When the second round’s ten winners were announced, Kentucky was not on the list. “We got zero points for charter schools, so we were at a 32 point deficit even before the judging began,” said state Education Commissioner Terry Holliday.
In March, Tennessee and Delaware were awarded a total of $600 million for education improvements. Now, school districts in nine more states and the District of Columbia will share another $3.4 billion. Apparently, Kentucky’s application for federal funding was lacking one vital component.
The state’s horse racing commission last month approved Instant Racing, or electronic wagering on previously run races. But Martin Cothran of the Family Foundation says Instant Racing is just another form of casino gambling.
The administration is not prepared at this point to say how many jobs are being eliminated, and agency heads aren’t talking either.
Jobs in retail and wholesale trade rose last month, as Kentuckians bought back-to-school supplies. Professional and business service agencies also saw employment increases. On the downside, construction, accommodations, food services, repair, education and health services all saw job declines.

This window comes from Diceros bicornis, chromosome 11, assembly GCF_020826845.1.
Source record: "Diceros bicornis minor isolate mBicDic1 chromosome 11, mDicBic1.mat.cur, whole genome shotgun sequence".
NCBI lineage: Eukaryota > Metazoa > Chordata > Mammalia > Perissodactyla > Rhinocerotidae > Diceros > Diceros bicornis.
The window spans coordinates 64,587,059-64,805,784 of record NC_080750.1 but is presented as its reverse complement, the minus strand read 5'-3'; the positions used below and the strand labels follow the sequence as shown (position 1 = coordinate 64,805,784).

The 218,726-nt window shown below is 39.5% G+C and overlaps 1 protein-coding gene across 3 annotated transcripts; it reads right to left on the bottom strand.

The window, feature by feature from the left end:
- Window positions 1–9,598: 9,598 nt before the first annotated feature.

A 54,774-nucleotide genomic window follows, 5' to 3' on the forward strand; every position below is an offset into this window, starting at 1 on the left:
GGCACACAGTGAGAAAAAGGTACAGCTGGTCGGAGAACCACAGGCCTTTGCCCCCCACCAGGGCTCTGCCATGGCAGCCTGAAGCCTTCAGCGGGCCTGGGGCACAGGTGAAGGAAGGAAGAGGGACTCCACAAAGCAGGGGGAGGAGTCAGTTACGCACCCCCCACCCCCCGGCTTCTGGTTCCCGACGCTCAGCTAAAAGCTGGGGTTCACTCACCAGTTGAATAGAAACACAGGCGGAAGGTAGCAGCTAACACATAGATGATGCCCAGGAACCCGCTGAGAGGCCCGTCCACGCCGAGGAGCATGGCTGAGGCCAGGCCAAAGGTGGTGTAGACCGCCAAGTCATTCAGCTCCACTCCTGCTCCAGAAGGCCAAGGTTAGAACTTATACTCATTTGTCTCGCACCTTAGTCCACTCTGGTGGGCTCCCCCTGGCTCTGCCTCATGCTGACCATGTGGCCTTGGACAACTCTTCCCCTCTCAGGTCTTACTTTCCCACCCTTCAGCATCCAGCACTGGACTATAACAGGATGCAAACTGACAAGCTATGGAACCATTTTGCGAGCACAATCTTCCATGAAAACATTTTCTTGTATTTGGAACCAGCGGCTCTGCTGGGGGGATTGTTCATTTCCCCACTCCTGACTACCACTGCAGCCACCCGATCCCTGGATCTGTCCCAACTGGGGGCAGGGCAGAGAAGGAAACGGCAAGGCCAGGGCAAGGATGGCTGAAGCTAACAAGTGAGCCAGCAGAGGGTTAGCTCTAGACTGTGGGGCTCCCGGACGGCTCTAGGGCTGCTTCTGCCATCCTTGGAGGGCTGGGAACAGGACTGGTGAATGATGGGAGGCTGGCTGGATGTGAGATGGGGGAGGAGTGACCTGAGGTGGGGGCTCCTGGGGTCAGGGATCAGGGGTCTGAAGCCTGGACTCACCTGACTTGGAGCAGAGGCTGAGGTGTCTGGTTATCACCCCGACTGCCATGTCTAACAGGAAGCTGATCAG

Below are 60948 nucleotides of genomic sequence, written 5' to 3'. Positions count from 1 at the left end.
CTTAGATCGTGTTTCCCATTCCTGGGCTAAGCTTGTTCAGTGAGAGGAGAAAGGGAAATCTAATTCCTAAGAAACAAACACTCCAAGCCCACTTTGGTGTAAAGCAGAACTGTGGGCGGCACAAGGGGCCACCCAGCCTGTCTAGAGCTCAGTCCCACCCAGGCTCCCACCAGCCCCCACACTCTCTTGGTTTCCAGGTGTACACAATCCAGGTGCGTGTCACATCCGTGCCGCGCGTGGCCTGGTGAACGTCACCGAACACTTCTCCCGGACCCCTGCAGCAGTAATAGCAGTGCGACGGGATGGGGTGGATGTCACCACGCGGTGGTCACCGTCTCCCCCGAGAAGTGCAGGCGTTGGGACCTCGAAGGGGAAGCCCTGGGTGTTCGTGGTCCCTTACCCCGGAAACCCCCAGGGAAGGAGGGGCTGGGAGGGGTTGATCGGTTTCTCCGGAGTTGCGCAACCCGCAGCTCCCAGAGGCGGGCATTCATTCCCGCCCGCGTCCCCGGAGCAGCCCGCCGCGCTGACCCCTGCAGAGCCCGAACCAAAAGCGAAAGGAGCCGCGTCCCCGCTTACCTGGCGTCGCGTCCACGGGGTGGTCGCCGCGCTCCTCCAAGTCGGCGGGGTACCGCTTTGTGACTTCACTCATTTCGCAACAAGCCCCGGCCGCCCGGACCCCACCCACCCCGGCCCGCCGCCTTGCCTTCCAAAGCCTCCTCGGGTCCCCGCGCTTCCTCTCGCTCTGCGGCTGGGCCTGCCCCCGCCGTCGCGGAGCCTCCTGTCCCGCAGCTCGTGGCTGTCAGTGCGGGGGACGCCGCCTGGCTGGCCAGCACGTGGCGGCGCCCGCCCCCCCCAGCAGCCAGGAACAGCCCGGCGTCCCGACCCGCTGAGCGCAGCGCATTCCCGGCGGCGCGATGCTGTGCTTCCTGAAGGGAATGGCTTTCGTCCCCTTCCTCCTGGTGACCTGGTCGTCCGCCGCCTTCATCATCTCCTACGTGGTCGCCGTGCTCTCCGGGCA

Last week, a legislative oversight committee refused to renew a $200,000 contract the state has with the Center for Climate Strategies. The center is assisting a state panel looking for ways the commonwealth can cope with climate change. Apparently some lawmakers fear the center’s efforts will hurt the state’s coal industry, but Gov. Beshear disagrees.
The two are battling for the US Senate seat currently held by Republican Jim Bunning. Conway told reporters in Frankfort he’s willing to debate Paul on NBC’s Meet the Press and Fox News, plus five or six regionally televised debates.
One thousand people recently showed up when Mountain Valley Recycling announced it was hiring 360 people in Frankfort. Now, Gov. Beshear has helped cut the ribbon on the $9 million dollar plant, which recycles plastic waste into resins that will be used for new products.
Kentucky’s three major airports are in no danger of going out of business, but their operators would like to see more passengers coming through the doors. They say economic incentives may be one way to make that happen.
On September 3rd, merit and non-merit state employees will take the first of six furlough days ordered by Gov. Beshear to save $24 million. Kenneth King, of the Campbell Regional Juvenile Detention Center, fears the furloughs will pose serious safety issues for the already understaffed facility.